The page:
f4: Exchange parameter and Monte Carlo Simulations of a disordered 3D Ising model with exponential decaying RKKY interactions.(a) Plot of the oscillating part of the exchange parameter [see equation (3)] for several distances between nanoparticles. The constant C dividing Josc is the leading factor in equation (3). We plot both the case where no electron’s spin-flips are allowed (dashed curves) and the case where these are allowed (full curves). (b) Magnetization in terms of the temperature for different strengths of the indirect exchange coupling. (c) Comparison between the experimental and theoretical blocking temperature in terms of the strength of the spin-imbalance (the theoretical fitting parameters used were J0 = 2.2 × 106 and ξ = 5 nm). The Monte Carlo results of panels (b) and (c) were obtained for simulations (with 79507 Ising moments) starting from a highly ordered state (see supplementary information) that use Metropolis algorithm. They explore the phase space region in the vicinity of the global energy minimum, and indicate that the system can show long range order if the clusters are initially aligned by an external magnetic field.
Mentions: From Fig. 2(b) we estimate the sample’s average electronic densities, n±, finding that they are typically small such that first-neighbor interactions are generally ferromagnetic — see supplementary information. Assuming that then we conclude that J(r, n+, n−) is minimal for spin-imbalance zero, growing with increasing spin-imbalance—see Fig. 4(a). This is in contrast with the typical RKKY result where no spin-flips of the electrons are considered. Our analytical result explains how the ferromagnetic coupling increases with spin-imbalance explaining the experimental observation that the magnetization vanishes without the spin-imbalance and increases with larger spin-imbalance.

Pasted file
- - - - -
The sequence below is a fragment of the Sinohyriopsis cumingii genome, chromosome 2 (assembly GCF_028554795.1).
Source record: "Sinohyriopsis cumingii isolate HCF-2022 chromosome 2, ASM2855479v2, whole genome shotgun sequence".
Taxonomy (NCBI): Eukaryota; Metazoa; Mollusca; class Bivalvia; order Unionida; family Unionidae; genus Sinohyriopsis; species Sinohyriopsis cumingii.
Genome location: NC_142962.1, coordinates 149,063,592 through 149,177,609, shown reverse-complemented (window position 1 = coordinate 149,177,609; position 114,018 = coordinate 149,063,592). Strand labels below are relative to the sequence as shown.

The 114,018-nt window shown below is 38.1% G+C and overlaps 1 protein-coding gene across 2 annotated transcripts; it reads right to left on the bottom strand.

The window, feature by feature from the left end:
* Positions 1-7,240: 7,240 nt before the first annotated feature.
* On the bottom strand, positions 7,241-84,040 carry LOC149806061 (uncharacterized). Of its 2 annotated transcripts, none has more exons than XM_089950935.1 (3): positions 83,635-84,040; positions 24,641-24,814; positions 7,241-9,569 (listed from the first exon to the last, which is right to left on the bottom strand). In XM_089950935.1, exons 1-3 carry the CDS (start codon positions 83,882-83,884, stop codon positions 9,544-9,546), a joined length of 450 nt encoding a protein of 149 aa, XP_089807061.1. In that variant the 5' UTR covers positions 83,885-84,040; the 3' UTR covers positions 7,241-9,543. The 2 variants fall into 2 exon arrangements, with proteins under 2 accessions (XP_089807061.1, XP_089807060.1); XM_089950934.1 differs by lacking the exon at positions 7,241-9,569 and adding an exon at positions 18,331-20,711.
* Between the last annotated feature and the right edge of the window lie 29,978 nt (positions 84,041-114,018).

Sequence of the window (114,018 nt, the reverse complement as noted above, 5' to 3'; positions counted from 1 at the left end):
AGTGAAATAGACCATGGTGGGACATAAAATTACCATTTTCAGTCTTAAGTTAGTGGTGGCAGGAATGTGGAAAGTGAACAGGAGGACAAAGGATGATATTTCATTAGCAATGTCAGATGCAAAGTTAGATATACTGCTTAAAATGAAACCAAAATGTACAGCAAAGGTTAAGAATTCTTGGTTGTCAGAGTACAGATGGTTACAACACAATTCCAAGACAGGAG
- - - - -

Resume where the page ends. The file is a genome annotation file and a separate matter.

Bottom Line: Magnetic materials have found wide application ranging from electronics and memories to medicine.Not only can we tune its transition temperature in a wide range of temperatures around room temperature, but the magnetization can also be tuned from zero to 0.011 A m(2)/kg through an initialization process with two readily accessible knobs (magnetic field and electric current), after which the system retains its magnetic properties semi-permanently until the next initialization process.We construct a theoretical model to illustrate that this tunability originates from an indirect exchange interaction mediated by spin-imbalanced electrons inside the nanocomposite.